Andy Bockelman: 'Golden Compass' resonant, but heavy-handed, loses direction

— The new fantasy adventure film "The Golden Compass" is undoubtedly resonant in its deep messages, but its heavy-handed approach loses direction along the way.

In a world much like ours, human beings live with their souls detached from them in the form of an animal called a dÃ:mon.

The life of young Lyra Belacqua (Dakota Blue Richards) and her daemon Pantalaimon (voice of Freddie Highmore) is quite dull, according to her. She is stuck in classes at Jordan College while Lord Asriel (Daniel Craig), her uncle and only apparent relative, travels the globe searching for the secrets of multiple universes.

Lyra knows little about this, but she is soon approached by a mysterious woman named Marisa Coulter (Nicole Kidman) to become her personal pupil. Before departing, she is given an item called an alethiometer, a compass-like apparatus which is meant to reveal the truth in any situation.

Although Lyra does not understand how to use it, it becomes obvious that Mrs. Coulter intends to exploit this new tool. She escapes her only to find out how important her golden compass is to the futures of all.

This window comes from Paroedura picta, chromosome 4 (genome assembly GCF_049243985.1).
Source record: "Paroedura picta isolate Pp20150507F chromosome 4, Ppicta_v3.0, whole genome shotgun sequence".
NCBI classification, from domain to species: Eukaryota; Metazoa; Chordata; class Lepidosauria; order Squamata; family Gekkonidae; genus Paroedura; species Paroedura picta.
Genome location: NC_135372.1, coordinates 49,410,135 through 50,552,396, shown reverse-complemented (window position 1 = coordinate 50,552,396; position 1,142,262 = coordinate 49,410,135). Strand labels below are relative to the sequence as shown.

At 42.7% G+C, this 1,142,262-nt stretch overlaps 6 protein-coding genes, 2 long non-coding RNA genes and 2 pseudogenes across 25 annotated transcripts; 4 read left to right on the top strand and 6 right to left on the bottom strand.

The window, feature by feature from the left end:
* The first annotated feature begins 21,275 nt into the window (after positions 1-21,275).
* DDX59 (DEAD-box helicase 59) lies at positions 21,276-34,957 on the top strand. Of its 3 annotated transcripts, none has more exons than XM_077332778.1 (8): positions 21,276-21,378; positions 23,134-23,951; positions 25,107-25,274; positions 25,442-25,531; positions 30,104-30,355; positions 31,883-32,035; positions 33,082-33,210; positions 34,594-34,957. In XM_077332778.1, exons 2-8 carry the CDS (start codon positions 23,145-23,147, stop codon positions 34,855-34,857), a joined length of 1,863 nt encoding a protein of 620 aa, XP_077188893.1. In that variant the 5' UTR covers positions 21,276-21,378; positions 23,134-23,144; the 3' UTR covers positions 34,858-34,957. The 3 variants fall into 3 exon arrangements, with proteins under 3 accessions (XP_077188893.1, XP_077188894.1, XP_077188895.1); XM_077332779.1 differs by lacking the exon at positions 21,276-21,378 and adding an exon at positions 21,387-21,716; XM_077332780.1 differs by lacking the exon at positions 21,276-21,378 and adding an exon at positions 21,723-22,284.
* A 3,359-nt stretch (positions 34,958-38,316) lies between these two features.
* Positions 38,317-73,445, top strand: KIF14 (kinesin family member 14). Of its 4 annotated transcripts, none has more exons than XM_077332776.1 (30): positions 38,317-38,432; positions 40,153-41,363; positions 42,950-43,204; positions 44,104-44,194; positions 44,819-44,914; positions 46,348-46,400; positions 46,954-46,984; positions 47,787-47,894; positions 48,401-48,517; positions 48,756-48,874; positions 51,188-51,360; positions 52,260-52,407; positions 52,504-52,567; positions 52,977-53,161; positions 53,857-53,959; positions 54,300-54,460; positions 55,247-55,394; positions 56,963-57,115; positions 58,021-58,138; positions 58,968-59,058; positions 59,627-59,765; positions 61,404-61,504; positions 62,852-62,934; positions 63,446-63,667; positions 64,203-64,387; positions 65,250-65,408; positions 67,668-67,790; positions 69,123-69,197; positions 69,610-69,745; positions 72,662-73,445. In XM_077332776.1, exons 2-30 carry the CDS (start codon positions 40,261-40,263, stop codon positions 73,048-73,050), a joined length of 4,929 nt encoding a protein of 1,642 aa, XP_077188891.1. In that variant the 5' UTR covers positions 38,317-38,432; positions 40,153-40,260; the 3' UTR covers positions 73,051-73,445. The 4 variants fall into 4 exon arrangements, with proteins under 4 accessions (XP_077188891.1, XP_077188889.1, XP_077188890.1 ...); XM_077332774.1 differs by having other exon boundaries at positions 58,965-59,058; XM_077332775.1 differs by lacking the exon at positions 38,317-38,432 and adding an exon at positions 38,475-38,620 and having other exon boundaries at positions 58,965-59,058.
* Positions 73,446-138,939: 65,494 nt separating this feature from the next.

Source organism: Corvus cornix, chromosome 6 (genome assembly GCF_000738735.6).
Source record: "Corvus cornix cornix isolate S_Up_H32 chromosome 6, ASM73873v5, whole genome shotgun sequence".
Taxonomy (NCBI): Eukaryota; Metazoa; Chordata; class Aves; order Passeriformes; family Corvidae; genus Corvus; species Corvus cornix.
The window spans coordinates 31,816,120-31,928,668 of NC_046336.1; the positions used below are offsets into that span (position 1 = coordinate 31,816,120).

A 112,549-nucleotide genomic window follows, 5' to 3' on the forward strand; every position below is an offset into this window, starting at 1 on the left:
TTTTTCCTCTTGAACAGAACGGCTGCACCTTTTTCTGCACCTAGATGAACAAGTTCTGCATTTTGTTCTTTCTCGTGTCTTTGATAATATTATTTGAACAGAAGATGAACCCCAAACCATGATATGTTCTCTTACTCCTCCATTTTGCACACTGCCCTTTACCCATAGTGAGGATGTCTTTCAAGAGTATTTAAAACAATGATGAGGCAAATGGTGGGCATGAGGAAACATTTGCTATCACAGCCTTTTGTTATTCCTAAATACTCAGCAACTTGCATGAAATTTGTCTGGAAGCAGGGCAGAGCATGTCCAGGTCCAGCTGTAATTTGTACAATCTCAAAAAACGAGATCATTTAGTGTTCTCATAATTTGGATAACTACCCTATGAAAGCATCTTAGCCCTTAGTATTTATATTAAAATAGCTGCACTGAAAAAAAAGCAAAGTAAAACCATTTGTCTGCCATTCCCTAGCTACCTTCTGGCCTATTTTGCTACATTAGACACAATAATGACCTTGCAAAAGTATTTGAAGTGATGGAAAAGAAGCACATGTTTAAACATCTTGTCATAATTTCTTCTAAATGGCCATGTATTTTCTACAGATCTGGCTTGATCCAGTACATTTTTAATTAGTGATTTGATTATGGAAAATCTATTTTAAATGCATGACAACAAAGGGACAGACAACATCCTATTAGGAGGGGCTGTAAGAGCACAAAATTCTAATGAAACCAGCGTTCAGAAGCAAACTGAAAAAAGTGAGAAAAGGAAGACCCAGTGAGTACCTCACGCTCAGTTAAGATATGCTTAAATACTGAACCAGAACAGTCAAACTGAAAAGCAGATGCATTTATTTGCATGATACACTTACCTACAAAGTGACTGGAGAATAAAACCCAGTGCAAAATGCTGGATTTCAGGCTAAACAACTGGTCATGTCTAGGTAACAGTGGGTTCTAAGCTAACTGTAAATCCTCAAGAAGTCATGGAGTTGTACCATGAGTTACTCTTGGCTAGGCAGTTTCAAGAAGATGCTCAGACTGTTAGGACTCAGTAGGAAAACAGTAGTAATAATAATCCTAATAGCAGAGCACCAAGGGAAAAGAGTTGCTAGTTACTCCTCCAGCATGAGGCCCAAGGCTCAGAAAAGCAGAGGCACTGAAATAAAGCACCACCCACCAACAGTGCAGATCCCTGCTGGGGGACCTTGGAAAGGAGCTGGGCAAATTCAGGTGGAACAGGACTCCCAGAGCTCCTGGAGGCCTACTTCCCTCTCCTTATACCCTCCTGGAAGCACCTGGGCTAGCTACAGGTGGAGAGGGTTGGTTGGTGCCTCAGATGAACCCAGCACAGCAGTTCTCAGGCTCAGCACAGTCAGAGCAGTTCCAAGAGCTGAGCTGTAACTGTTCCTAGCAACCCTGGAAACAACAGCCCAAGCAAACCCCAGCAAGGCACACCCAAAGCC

Richards is dynamic in her film debut; she brings to the screen the same blend of innocence and boldness that youthful protagonists of movies such as "The Wizard of Oz" and "The Chronicles of Narnia" have exhibited. Kidman is eerie in her villainous role of Mrs. Coulter, who has a treacherous agenda in store for children and their dÃ:mons. Craig is in fine form, although underused as Lord Asriel. Also included in the lineup of characters that Lyra encounters during her adventures are a witch named Serafina Pekkala (Eva Green), aeronautical cowboy Lee Scoresby (Sam Elliott) and armored ice bear Iorik Byrnison (voiced by Ian McKellen). In less outlandish roles are actors such as Christopher Lee and Derek Jacobi. Kristin Scott Thomas, Kathy Bates and Ian McShane provide additional voice work.

The unavoidable controversy of the movie, based on author Philip Pullman's "Northern Lights," has to do with the rather harsh criticism of organized religion that the story conveys. This is only part of the argument, considering Pullman's following books become increasingly more outspoken in their religious opinions. It is in this that it is hard to fathom just why the movie is packaged as the placeholder between kid-themed films "The Seeker: The Dark Is Rising" and the upcoming "The Spiderwick Chronicles."

The heavy material hardly seems like something adolescents could completely appreciate. The design is impeccable in its retro-futuristic motif, but this is another plus that viewers of all ages may not fully enjoy.

Although it is impressive in many ways, "The Golden Compass" may not be suitable for everyone. Its overall theme is a subjective matter, but for those concerned that children will not grasp the severity of the argument involved, this is certainly a valid hesitation.

Now playing at the West Theater.

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